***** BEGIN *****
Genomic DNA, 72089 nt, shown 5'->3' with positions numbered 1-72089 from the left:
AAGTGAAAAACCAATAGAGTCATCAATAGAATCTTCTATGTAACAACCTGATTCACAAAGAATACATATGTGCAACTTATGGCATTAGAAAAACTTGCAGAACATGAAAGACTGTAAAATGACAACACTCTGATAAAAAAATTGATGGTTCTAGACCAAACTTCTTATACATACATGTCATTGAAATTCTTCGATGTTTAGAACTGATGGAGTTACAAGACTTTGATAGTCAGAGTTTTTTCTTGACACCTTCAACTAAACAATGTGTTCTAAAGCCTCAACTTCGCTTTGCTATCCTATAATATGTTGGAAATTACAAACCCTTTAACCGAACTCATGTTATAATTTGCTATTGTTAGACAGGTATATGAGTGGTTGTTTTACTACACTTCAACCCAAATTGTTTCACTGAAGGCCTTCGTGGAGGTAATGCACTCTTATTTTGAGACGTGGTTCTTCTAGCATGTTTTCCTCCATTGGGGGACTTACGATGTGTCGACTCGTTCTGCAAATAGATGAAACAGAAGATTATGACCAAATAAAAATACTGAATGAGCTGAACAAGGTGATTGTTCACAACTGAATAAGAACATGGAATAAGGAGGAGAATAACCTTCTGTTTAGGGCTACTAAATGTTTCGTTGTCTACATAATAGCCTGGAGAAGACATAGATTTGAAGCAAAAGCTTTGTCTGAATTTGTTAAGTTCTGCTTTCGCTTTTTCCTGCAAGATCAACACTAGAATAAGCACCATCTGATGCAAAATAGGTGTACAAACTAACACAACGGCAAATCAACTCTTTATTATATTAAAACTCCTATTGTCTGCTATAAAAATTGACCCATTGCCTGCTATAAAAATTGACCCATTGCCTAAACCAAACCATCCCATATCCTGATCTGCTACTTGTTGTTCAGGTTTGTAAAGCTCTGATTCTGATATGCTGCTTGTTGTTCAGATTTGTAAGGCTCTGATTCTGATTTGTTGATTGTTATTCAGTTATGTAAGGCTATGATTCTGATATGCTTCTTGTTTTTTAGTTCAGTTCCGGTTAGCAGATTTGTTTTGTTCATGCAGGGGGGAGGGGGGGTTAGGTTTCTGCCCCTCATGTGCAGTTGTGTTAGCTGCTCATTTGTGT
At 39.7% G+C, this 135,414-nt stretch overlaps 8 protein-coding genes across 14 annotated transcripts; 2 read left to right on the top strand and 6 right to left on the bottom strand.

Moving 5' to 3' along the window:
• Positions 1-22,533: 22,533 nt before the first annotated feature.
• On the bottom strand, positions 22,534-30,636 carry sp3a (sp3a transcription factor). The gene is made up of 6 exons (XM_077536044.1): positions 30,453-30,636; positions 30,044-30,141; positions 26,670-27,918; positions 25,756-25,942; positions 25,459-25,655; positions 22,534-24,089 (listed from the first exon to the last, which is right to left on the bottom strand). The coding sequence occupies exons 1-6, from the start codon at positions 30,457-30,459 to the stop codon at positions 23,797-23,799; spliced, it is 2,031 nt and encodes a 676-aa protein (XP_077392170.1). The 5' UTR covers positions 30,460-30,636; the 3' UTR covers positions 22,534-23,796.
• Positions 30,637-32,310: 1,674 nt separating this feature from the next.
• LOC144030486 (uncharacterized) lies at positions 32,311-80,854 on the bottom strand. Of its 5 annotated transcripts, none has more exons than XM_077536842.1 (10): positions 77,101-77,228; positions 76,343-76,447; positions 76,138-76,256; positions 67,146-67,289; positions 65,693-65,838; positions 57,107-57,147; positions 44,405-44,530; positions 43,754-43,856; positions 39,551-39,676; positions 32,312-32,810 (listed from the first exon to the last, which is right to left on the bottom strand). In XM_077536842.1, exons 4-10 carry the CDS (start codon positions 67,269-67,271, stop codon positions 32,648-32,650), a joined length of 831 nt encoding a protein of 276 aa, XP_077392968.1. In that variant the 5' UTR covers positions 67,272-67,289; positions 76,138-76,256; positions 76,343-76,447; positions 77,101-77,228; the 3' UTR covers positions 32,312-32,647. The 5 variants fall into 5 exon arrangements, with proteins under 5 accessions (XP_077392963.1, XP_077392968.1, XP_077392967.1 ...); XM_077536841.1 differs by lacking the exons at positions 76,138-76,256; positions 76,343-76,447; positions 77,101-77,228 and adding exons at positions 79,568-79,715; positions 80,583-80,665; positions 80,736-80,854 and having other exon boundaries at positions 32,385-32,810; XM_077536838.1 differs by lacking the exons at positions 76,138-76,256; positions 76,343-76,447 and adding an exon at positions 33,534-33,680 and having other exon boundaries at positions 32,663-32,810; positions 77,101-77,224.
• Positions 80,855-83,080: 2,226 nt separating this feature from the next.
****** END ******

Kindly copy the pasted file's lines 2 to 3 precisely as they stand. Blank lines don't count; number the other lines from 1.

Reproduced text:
AAGTGAAAAACCAATAGAGTCATCAATAGAATCTTCTATGTAACAACCTGATTCACAAAGAATACATATGTGCAACTTATGGCATTAGAAAAACTTGCAGAACATGAAAGACTGTAAAATGACAACACTCTGATAAAAAAATTGATGGTTCTAGACCAAACTTCTTATACATACATGTCATTGAAATTCTTCGATGTTTAGAACTGATGGAGTTACAAGACTTTGATAGTCAGAGTTTTTTCTTGACACCTTCAACTAAACAATGTGTTCTAAAGCCTCAACTTCGCTTTGCTATCCTATAATATGTTGGAAATTACAAACCCTTTAACCGAACTCATGTTATAATTTGCTATTGTTAGACAGGTATATGAGTGGTTGTTTTACTACACTTCAACCCAAATTGTTTCACTGAAGGCCTTCGTGGAGGTAATGCACTCTTATTTTGAGACGTGGTTCTTCTAGCATGTTTTCCTCCATTGGGGGACTTACGATGTGTCGACTCGTTCTGCAAATAGATGAAACAGAAGATTATGACCAAATAAAAATACTGAATGAGCTGAACAAGGTGATTGTTCACAACTGAATAAGAACATGGAATAAGGAGGAGAATAACCTTCTGTTTAGGGCTACTAAATGTTTCGTTGTCTACATAATAGCCTGGAGAAGACATAGATTTGAAGCAAAAGCTTTGTCTGAATTTGTTAAGTTCTGCTTTCGCTTTTTCCTGCAAGATCAACACTAGAATAAGCACCATCTGATGCAAAATAGGTGTACAAACTAACACAACGGCAAATCAACTCTTTATTATATTAAAACTCCTATTGTCTGCTATAAAAATTGACCCATTGCCTGCTATAAAAATTGACCCATTGCCTAAACCAAACCATCCCATATCCTGATCTGCTACTTGTTGTTCAGGTTTGTAAAGCTCTGATTCTGATATGCTGCTTGTTGTTCAGATTTGTAAGGCTCTGATTCTGATTTGTTGATTGTTATTCAGTTATGTAAGGCTATGATTCTGATATGCTTCTTGTTTTTTAGTTCAGTTCCGGTTAGCAGATTTGTTTTGTTCATGCAGGGGGGAGGGGGGGTTAGGTTTCTGCCCCTCATGTGCAGTTGTGTTAGCTGCTCATTTGTGT
At 39.7% G+C, this 135,414-nt stretch overlaps 8 protein-coding genes across 14 annotated transcripts; 2 read left to right on the top strand and 6 right to left on the bottom strand.